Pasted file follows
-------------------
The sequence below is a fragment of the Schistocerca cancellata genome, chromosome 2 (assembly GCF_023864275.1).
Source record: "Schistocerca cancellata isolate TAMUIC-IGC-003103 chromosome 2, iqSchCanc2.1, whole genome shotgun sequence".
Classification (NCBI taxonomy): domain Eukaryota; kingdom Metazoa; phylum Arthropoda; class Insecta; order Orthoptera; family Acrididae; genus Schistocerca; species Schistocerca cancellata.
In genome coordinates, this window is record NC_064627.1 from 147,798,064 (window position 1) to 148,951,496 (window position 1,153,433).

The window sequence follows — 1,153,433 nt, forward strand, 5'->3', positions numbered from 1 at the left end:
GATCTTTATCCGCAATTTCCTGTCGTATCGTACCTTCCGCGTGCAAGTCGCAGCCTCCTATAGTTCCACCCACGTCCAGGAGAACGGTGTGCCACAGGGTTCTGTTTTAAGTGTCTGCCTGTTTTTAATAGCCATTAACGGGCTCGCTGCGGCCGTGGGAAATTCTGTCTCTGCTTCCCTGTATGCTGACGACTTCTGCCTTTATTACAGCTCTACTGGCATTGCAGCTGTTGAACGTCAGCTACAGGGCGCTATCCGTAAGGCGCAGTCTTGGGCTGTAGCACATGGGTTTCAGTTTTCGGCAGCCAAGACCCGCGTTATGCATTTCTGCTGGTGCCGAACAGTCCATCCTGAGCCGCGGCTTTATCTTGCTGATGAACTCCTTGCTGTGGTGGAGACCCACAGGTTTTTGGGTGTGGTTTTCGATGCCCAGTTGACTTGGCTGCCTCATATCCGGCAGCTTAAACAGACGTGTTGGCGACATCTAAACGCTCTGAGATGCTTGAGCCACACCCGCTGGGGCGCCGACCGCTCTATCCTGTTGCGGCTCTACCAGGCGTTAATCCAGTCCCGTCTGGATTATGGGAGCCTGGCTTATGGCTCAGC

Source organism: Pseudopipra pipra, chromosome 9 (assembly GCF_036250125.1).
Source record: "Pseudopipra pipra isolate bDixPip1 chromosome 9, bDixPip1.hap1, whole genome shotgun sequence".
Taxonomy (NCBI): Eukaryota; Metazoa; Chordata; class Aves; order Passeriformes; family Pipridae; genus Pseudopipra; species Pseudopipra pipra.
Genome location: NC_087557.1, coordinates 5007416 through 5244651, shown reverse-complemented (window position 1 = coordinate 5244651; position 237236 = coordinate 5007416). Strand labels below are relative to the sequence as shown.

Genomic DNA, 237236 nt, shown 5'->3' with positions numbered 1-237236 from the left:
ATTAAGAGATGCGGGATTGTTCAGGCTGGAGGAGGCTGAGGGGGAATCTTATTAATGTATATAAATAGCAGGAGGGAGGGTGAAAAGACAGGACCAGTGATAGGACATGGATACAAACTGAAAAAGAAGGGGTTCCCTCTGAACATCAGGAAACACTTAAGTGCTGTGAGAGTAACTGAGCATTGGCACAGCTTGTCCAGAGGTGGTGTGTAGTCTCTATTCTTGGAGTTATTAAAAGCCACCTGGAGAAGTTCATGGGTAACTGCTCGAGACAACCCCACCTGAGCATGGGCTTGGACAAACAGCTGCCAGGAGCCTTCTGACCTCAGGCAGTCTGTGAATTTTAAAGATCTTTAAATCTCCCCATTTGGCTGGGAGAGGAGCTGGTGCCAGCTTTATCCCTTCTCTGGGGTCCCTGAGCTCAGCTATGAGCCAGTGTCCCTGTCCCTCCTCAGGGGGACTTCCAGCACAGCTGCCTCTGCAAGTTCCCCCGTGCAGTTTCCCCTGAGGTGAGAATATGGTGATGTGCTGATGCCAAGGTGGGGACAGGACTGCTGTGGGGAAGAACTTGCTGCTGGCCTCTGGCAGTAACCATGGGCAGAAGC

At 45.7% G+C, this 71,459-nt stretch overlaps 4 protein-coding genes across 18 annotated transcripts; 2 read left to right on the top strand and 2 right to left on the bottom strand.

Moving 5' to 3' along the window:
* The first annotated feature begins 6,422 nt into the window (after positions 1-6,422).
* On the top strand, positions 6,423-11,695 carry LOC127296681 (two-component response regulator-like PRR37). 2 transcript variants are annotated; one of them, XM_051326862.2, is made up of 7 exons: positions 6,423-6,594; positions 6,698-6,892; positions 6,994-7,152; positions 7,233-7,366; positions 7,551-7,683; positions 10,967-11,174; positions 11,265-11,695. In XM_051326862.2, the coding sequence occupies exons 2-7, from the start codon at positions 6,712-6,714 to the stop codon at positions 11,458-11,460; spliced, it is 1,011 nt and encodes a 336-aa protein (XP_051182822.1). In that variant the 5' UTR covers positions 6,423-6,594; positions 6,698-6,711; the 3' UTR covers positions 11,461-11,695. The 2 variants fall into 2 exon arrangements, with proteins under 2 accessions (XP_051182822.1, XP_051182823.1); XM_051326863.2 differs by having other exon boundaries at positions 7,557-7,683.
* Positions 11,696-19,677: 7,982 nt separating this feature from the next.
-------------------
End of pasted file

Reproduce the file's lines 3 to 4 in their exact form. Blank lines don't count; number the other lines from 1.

Classification (NCBI taxonomy): domain Eukaryota; kingdom Metazoa; phylum Arthropoda; class Insecta; order Orthoptera; family Acrididae; genus Schistocerca; species Schistocerca cancellata.
In genome coordinates, this window is record NC_064627.1 from 147,798,064 (window position 1) to 148,951,496 (window position 1,153,433).